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12.03.2020 US & Canada

Changes to the H1B Work Visa Process for Professionals with Degrees

By Jonelle Ocloo, Immigration Lawyer
Changes to the H1B Work Visa Process for Professionals with Degrees
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The H1B is a specific type of work visa reserved for individuals in professional occupations. Typically, H1B specialty visas are for doctors, lawyers, engineers, accountants, teachers, professors, software developers and other professions where a minimum of a Bachelor’s degree is required to perform the work. In FY 2018, over 4000 H1B petitions were filed on behalf of African professionals allowing them to work in the United States. Now is the short window of opportunity in which to apply for the H1B professional work visas. The United States Citizenship and Immigration Services (USCIS) has announced some important changes to the H1B processes which go into effect March 2020. The charges are explained here.

New Electronic Registration Process to Enter H1B Lottery

USCIS has announced a new registration process for employers seeking to sponsor a prospective employee for the H1B visa. Between March 1, 2020 and March 20, 2020, employers must electronically register basic information about the company and each requested employee and pay a $10 fee for each employee. Of the submitted registrations, USCIS will hold a lottery to randomly select which will be eligible to file H1B petitions.

A company or organization may submit registrations for as many different (prospective) employees as they want. However, if an employer submits more than one entry for the same employee, that employee will be disqualified from the H1B lottery due to submitting a duplicate entry. Only those registrants who are selected in the H1B lottery may file H1B petitions this year. (There is an exemption for professors and other employees of colleges and universities, or organizations affiliated with an institution of higher education. They are exempt from the H1B lottery.)

[*Note: Please do not confuse the H1B lottery for professional work visas with the Diversity Visa Lottery for green cards. These are two completely different programs with different requirements.]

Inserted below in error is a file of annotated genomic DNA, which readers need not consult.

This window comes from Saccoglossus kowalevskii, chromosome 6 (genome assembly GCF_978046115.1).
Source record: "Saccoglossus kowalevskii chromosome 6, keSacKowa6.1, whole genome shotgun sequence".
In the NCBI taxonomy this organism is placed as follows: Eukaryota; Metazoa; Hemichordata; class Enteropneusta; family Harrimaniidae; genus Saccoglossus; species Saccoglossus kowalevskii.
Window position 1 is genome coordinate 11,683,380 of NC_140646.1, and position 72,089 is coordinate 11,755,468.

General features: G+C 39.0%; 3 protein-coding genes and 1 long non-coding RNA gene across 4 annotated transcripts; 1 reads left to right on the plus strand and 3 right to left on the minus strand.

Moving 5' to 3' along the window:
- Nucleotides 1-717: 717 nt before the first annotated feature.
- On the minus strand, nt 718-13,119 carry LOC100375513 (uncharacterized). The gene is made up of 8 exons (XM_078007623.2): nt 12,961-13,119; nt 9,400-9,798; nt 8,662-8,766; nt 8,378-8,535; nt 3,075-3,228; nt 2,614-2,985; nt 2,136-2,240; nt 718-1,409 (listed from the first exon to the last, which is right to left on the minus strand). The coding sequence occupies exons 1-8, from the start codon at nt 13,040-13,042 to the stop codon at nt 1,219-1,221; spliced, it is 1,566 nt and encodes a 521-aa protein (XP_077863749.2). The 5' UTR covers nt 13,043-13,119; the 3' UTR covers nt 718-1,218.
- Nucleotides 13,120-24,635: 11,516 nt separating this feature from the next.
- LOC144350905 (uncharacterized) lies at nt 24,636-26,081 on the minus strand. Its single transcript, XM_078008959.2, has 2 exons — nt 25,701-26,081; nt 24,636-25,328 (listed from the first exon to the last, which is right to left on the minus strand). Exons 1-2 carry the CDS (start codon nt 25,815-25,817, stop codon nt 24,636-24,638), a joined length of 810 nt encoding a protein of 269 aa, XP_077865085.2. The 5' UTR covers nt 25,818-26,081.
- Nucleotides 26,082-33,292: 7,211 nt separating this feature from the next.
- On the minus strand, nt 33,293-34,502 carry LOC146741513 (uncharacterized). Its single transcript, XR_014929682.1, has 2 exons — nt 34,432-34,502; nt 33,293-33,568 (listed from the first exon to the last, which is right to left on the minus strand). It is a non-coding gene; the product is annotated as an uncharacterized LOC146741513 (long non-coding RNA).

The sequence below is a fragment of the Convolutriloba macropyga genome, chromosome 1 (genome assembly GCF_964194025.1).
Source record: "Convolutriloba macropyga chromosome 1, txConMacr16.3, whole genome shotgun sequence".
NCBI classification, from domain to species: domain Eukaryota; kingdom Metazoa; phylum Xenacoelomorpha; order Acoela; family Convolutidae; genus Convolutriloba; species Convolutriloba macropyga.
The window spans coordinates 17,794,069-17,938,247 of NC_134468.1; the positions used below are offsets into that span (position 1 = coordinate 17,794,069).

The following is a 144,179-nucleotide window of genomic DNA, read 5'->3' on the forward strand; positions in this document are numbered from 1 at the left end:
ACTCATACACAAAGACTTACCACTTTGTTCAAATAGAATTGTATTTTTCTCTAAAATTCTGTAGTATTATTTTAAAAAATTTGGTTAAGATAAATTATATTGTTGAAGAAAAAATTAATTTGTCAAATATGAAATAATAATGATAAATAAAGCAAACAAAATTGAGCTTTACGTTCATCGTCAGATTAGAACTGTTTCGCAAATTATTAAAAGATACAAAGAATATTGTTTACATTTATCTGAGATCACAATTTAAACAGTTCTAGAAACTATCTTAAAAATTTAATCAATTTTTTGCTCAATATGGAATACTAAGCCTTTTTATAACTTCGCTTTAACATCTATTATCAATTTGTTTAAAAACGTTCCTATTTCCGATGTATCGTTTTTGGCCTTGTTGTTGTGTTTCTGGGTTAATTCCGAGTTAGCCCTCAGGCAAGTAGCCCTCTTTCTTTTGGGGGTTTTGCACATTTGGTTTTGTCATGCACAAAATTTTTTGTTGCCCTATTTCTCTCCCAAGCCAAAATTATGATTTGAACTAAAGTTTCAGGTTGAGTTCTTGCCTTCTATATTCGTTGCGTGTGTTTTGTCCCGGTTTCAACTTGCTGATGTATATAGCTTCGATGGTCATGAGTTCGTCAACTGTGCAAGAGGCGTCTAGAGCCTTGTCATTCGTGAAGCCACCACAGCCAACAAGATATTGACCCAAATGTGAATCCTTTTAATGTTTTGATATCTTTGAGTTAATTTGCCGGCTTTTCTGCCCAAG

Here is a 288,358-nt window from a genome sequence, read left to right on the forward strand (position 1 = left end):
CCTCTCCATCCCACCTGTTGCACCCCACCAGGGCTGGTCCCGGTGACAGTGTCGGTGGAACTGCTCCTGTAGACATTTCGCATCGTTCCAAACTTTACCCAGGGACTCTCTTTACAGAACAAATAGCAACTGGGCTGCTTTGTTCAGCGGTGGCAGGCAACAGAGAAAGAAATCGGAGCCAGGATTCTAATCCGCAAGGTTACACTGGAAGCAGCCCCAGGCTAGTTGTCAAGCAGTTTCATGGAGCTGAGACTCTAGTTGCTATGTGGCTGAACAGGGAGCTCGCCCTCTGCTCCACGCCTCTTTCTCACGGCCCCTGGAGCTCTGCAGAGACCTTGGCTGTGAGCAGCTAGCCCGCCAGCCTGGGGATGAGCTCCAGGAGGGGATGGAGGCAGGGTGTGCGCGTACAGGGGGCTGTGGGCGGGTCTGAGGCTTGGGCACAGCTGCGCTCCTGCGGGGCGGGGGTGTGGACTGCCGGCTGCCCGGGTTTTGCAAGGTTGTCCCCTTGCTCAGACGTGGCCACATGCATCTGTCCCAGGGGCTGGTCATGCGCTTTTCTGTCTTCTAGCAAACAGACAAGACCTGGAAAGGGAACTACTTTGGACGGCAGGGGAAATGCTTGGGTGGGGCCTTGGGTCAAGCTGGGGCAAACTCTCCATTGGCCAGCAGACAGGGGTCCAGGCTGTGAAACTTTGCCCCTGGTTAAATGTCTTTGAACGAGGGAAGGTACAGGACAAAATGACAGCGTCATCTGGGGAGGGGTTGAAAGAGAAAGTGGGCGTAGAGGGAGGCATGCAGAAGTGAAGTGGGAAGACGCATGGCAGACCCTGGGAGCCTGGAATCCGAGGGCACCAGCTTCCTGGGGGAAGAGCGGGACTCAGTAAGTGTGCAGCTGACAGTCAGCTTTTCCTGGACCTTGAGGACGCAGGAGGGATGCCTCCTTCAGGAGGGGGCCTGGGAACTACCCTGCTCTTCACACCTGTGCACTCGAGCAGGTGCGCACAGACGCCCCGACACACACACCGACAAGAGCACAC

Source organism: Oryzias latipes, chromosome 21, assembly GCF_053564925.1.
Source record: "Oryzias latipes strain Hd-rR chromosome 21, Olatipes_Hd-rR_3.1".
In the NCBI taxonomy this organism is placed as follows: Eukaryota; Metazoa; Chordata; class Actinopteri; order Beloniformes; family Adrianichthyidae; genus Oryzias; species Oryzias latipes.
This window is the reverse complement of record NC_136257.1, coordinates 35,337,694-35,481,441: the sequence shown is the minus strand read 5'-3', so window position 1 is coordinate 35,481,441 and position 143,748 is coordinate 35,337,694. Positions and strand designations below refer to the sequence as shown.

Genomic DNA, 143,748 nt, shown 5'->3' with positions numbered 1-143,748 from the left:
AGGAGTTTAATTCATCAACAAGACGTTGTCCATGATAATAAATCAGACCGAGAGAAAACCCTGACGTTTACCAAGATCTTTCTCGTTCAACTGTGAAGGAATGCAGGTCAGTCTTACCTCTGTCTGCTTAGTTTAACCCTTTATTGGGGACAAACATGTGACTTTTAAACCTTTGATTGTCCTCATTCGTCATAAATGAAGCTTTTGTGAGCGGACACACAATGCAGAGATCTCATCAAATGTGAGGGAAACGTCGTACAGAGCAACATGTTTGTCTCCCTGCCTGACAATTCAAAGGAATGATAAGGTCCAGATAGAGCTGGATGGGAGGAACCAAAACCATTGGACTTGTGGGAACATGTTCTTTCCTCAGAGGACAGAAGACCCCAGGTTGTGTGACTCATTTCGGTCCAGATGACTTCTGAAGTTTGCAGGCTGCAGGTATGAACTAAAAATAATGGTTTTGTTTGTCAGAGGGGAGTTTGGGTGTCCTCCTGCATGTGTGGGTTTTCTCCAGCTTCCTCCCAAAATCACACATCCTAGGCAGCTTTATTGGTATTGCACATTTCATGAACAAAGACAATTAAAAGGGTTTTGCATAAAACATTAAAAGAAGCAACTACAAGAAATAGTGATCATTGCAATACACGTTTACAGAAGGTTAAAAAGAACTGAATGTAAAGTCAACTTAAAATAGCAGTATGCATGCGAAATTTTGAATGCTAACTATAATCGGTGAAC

H1B Quotas and NEW H1B Lottery Process
The maximum number of available H1B visas subject to the yearly cap is 85,000. The big change this year is that the selection (i.e. H1B lottery) will take place BEFORE employers may file an H1B petition. The process will work as follows:

  1. All H1B registrants (who have at least a Bachelors degree) will be placed in the same pool.
  2. From this common pool, 65,000 registrants will be chosen.
  3. Then another 20,000 visas will be available to ONLY those registrants that have an advanced degree (i.e. Masters degree or higher from the U.S.) and that did not get selected in the first round.

The 85,000 selected registrations will be notified by March 31, 2020. USCIS will then announce the 90-day period to submit petitions, which is likely to be from April 1, 2020 to June 30, 2020.

Who is affected by this new lottery process and how?

If you are in the United States on a F-1 student visa and you want to continue to work legally in the United States beyond the expiration of your Optional Practical Training (OPT) this will affect you as you need to get your employer to enter you in the H1B lottery by March 20. If you are a company or organization who wants to sponsor someone for the professional work visa, then you need to enter that person into the H1B lottery by March 20, 2020. If you are a foreign medical graduate who is studying in the US or completing a residency program in the US, you need to get your prospective employer to enter you in the H1B lottery by March 20. This is early than the H1B filing period in previous years.

Travel Ban
President Donald Trump passed new restrictions on immigration from certain countries. This includes four African countries - Nigeria, Eritrea, Sudan, and Tanzania - which face varying levels of restriction. However, nonimmigrant visas, including F-1 student and H1B professional work visas are NOT affected by this change. Therefore, nationals of restricted countries may still obtain H1B visas despite the travel ban.

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